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Two more water main breaks and a power outage

Monday mornings are often a bit rough, and this week in particular, Baltimore infrastructure was off to a pretty bumpy start.

Water swirls from the failure of a 30-inch pipe on the 200 block of Madison Street Monday morning. Several streets were closed for a time, including Madison, Fallsway and Guilford Avenue.

Just a few days after the so–called “Charles River” had receded, and crews had repaired the major water main break at East 20th and North Charles streets, another large pipe burst Monday on East Madison Street.

Water starting gushing at about 8 a.m. from a 30-inch pipe on the 200 block of Madison, near Guilford Avenue. Crews worked throughout the day to curb the flow and begin the repair process, but Department of Public Works spokesman Kurt Kocher said he couldn’t predict when they would finish.

“Right now, we’re just digging,” Kocher said. “We have to get down there and see what we’ve got, if there’s anything else damaged under there.”

As with last week’s incident, the streets were heavily flooded, dismayed business owners worried about slumped sales and traffic was again snarled. Several streets were closed for at least a period of the morning, including Madison, Fallsway, Guilford and a ramp leading to Guilford from the Jones Falls Expressway.

It didn’t seem to be as severe, though, as last week’s incident involving a 60-inch main break, which caused the street to buckle from pressure below the surface and forced crews to work throughout the next day. Traffic wasn’t as heavy, because the Veteran’s Day holiday kept many people home from work.

The Madison Street break is the fourth major disruption to the city’s water system since July, and it wasn’t the only one to hit the Greater Baltimore area on Monday.

A 16-inch main on Philadelphia Road at Rossville Boulevard burst at 12:30 p.m. and affected about 60 homes and 15 businesses, Kocher said. There were reports of low water pressure at MedStar Franklin Square Medical Center and the Essex campus of the Community College of Baltimore County, which cancelled classes for the day.

Crews have been working on the line, and at about 5 p.m., Kocher said those institutions should have water and be “good to go.”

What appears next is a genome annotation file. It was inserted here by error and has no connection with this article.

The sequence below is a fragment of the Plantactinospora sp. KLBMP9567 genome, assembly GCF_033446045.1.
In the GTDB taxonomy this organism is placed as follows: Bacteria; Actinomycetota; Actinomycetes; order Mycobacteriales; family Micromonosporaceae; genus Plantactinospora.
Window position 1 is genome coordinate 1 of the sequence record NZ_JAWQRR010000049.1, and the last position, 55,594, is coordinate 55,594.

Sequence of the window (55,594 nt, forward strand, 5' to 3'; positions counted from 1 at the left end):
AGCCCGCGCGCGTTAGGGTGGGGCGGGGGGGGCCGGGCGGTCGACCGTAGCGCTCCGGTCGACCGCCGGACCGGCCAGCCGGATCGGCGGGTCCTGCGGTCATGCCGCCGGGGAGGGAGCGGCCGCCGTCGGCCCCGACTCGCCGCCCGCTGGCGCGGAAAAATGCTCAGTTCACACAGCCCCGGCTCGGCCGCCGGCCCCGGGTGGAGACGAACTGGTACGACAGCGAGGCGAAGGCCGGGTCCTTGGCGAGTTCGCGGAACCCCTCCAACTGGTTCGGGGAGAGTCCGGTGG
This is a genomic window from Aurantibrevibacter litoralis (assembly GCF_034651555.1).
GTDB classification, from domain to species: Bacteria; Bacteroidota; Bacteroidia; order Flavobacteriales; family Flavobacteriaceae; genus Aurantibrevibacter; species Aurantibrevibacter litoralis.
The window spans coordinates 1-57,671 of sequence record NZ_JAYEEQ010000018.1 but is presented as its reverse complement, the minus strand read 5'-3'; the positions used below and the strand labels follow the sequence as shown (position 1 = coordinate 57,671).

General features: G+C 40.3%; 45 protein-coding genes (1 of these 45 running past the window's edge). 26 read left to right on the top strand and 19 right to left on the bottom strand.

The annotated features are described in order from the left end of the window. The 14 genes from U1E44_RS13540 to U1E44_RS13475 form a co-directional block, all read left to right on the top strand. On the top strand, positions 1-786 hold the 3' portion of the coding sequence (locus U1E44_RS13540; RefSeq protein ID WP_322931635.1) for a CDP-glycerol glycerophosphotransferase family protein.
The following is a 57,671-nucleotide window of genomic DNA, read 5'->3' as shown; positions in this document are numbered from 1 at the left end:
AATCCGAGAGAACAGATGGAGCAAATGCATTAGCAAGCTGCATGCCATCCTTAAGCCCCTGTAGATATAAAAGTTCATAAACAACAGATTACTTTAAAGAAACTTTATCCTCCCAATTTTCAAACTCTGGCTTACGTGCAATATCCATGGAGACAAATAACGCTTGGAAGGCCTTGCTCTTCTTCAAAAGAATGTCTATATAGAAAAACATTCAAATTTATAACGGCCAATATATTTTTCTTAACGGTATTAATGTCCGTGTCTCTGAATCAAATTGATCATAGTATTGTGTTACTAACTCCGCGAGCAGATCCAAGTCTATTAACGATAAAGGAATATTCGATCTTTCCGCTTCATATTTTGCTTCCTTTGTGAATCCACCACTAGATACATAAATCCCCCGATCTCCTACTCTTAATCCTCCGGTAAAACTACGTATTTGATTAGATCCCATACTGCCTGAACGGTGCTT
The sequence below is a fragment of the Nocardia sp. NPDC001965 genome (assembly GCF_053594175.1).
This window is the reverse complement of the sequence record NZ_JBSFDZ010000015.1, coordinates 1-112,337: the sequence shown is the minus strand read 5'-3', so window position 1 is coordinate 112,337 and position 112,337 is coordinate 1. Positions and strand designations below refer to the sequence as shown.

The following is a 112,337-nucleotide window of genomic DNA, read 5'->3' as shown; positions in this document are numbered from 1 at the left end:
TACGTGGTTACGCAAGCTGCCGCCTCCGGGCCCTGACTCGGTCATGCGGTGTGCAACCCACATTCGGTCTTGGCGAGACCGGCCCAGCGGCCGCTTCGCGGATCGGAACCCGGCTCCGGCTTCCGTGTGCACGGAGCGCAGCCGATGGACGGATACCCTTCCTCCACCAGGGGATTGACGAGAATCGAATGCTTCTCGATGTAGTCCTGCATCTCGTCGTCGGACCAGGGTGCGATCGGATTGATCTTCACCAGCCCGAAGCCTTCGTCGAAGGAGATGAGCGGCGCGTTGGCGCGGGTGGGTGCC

The breaks illustrate the need to overhaul the city’s aging water distribution infrastructure, which officials said is to blame for the recent incidents.

The goal, Kocher said, is to expedite upgrades to the pipe system, because the city only completes “a handful” of line replacements each year. Officials are now aiming to replace 20 miles worth of pipe within the first year of this program, and to increase that amount by five miles each year for the next five years.

There’s no specific date set for this program to begin, he said, but the city hopes to achieve and sustain a pace of 40 miles worth of upgrades each year.

“We’re looking by end of 2013 to be close, but maybe not quite at, that first 20 miles,” Kocher said. “It takes a while to gear up.”

In addition, though likely unrelated to the water main breaks, South Baltimore residents experienced brief, unexplained power outages Monday morning that residents and business owners said caused more worry and inconvenience than actual harm.

BGE spokeswoman Rachael Lighty said 1,400 customers in the area lost power, and although she said she couldn’t pinpoint the exact boundaries of the outage, residents on South Charles, Hanover and Light streets reported being without power for at least an hour.

Lights went off at about 11:30 a.m., but came back on in seemingly random fashion for different streets and on different sides of the road. That’s not uncommon, BGE officials said, because of how the grid is structured.

Several business owners in the affected service area said they were relieved the outages were so short-lived. Once electricity came back on, some seemed to shrug off the temporary outage as a blip in their morning routine.

Just before noon on Monday, Haluk Kantar, who owns HomeSlyce Pizza Bar, said the Light Street restaurant was still without power. Luckily, he said, that location doesn’t open for lunch on Monday.

“I am hoping that when we open at 3 o’ clock [at the Light Street location], power will be back on,” he said. “If it’s not, then we’re going to ship all operations to the Charles Street locations. We deliver from Charles all the way to Federal Hill, so when these things happen, we do our delivery business; we just can’t do our carryout and in-house business.”

Others who didn’t have a backup plan like Kantar’s and who spoke while power was still out, seemed noticeably more concerned.

Lights came back on around on at Sam’s Barber Shop on Fort Avenue sometime between 12 and 12:30 p.m., said owner Sam Voltolina. His electric razors and hair dryers were plugged in and ready to go, but he feared they might not be, he said.

“When it shut off, I thought that maybe I’d shut down [the shop],” Voltolina said. “I wasn’t going to hang around and wait for the lights to come back on.

“And look, across the street, they’re still out,” he continued, pointing toward Light Street, where some storefronts appeared dark.

Last week, there were concerns that some BGE customers might lose power — a handful did — because a gas line ran underneath Charles Street, where the pipe had burst. The utility company might have needed to turn off the line if it was at risk because of the water main repairs. But that likely wasn’t the case Monday, officials said.

The power outages occurred several hours after the water main broke on Madison, and city officials said they hadn’t heard that BGE was concerned about disruptions. Utility lines were not directly below the broken pipe, said Art Shapiro, division chief of water and wastewater in the DPW.